Did you know that some highly intelligent people often struggle with reading skills? The reason is that smart people tend to think in a unique way. They like to know all— every little detail— so they are great information collectors and memorizers.

Where smart people get tripped up is not having a natural way of collecting concepts and organizing information. They often approach learning as memorizing the facts. (to be fair, this is what we are taught). The human mind, however, has a limited ability to remember every individual detail and word on its own. If your primary reading strategy is memorizing the words you read, you’ll have a problem with reading comprehension and applying what you read.That’s because it’s impossible to memorize every word that we read.

The Messy Desk Syndrome

At RTS, smart people who love to memorize the words while reading have a challenge— they have a messy desk. If you’re someone who tends to have a messy desk, you’ll know what I’m talking about. Your messy desk has lots of papers strewn all over it. You don’t think it’s a problem because you know where they all are— well, at least, most of them. And that is the problem. The messy desk mind may have almost all the information, but some important components needed for understanding a concept may be either missing or misplaced. The messy desk mind must keep all of the pages around for fear of forgetting something important, but it is not able to access the right information at the right time, due to lack of organization.

Organization, Not Intelligence is the Key to Mastering Information

When pieces of information (like the pages on the messy desk or words on the page), are organized and linked together (like putting pages into a folder), and compacted into concepts (like giving a folder a name), information becomes manageable and memorable. The folder, or concept, holds all of the details and is ready to be placed in the file cabinet (the brain) for long-term retention.

When people approach reading as a task of memorizing the individual words, they will struggle with retaining and understanding the meaning. Strong readers make a personal connection with what they are reading. We see some students reading at the college level with material that interests them, while more boring information (where the reader can’t connect), gets lost in the shuffle. For instance, while teaching reading at the college level, some college athletes weren’t able to comprehend first-grade level information on geology, but could read Sports Illustrated without difficulty. Strong readers can read anything and everything, regardless of their knowledge of or interest in the topic.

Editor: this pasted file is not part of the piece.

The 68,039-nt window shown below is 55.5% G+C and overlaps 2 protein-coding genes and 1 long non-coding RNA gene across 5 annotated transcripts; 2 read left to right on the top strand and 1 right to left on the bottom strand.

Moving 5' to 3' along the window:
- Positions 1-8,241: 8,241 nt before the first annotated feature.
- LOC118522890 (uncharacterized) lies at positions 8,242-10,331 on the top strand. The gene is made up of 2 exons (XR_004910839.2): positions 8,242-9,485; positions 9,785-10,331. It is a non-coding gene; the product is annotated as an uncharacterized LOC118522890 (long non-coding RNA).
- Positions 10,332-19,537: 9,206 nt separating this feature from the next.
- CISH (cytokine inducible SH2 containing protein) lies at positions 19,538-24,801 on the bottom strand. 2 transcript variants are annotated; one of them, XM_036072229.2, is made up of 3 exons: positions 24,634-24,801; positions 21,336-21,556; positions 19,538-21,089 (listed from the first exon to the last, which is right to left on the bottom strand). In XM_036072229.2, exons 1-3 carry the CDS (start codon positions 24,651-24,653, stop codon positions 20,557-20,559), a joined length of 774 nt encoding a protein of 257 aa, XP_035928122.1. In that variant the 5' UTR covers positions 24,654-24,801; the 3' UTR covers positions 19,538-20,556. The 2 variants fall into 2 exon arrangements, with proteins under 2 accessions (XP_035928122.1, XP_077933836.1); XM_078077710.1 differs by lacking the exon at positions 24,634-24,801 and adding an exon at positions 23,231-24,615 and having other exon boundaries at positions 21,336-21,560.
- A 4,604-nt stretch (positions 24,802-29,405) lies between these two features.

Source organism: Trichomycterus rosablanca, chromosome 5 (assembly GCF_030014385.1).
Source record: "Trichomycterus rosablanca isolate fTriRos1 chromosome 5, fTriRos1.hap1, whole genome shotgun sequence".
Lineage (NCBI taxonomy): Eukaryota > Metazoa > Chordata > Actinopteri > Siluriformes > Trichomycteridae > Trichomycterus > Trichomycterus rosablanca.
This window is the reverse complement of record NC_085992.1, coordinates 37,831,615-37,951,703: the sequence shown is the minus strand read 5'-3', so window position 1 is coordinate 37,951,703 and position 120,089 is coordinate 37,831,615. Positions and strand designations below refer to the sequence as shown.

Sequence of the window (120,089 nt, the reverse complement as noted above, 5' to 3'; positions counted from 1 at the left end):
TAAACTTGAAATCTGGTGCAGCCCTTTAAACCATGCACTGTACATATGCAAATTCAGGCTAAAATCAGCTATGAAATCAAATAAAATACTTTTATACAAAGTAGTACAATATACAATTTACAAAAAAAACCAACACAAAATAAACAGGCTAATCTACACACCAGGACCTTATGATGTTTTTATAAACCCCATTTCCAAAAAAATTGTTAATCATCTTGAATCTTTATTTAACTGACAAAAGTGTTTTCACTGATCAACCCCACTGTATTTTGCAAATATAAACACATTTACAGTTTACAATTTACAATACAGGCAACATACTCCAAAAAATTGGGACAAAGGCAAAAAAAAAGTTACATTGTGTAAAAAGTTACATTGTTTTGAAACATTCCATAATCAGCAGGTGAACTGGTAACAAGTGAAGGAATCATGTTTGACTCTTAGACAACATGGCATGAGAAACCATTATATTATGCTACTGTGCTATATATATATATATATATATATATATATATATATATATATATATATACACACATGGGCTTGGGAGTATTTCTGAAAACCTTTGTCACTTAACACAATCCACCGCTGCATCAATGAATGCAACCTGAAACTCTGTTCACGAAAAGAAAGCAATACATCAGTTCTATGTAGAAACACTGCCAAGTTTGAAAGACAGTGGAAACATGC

Around 15 years ago, I received a call from a therapist asking whether I was equipped to work with a doctor who had difficulty passing the Physician’s Medical Licensing Examination (USMLE). He asked for my help and I felt insecure. Here’s my secret: I never liked science since the day that I stepped into high school biology. The acrid smell of formaldehyde made me nauseated. I couldn’t wait to finish chemistry because I did not like the smell of the science room. So, in college, for my science choice, I chose a chemistry class without a lab. Although I liked to read about science, it appeared that most science classes included labs— with formaldehyde or other stinky chemicals. Therefore, science was neither my major or minor interest.

So, I told the therapist that I would meet with my potential client, a doctor, who already passed medical school. While preparing for our meeting, my anxiety heightened because science was not my field, although I regularly worked with students on reading scientific content. And this was not just just science content—this was medical school content, completely out of my league.

The outcome of our meeting was quite empowering. Before meeting, I was reminded of my own motto: “If you can read well, then you can learn anything.” Not only did I succeed in helping this physician pass her medical boards, but it also gave me a new love of medicine and the scientific field. My practice continues to thrive, working with brilliant physicians who are challenged by the medical boards, despite being gifted professionals with exceptional knowledge.

Even Physicians Need Higher Level Reading Skills

As my practice has grown, so has the number of physicians who reach out for services, despite their bruised egos. They have become better overall readers and test takers. They realize that medical school and testing is the precursor to lifelong professional skills—keeping up with medical journals, reviewing research, reading complex medical charts with long histories, etc. They feel empowered because strong readers can conquer reading anything.

Over the years, I have encountered many intelligent people that don’t feel smart because of reading struggles. Some are very slow readers. Others need to review over and over again. Regardless of their struggles and loss of confidence, they need to think another way: Their great ability to store more information than most is a true gift. But combine that gift with another one—the ability to read well, and any student can enjoy learning and look forward to passing any exam—with excellence and confidence!

Try the first step to organizing what you’re reading into concepts with our free lesson on parsing.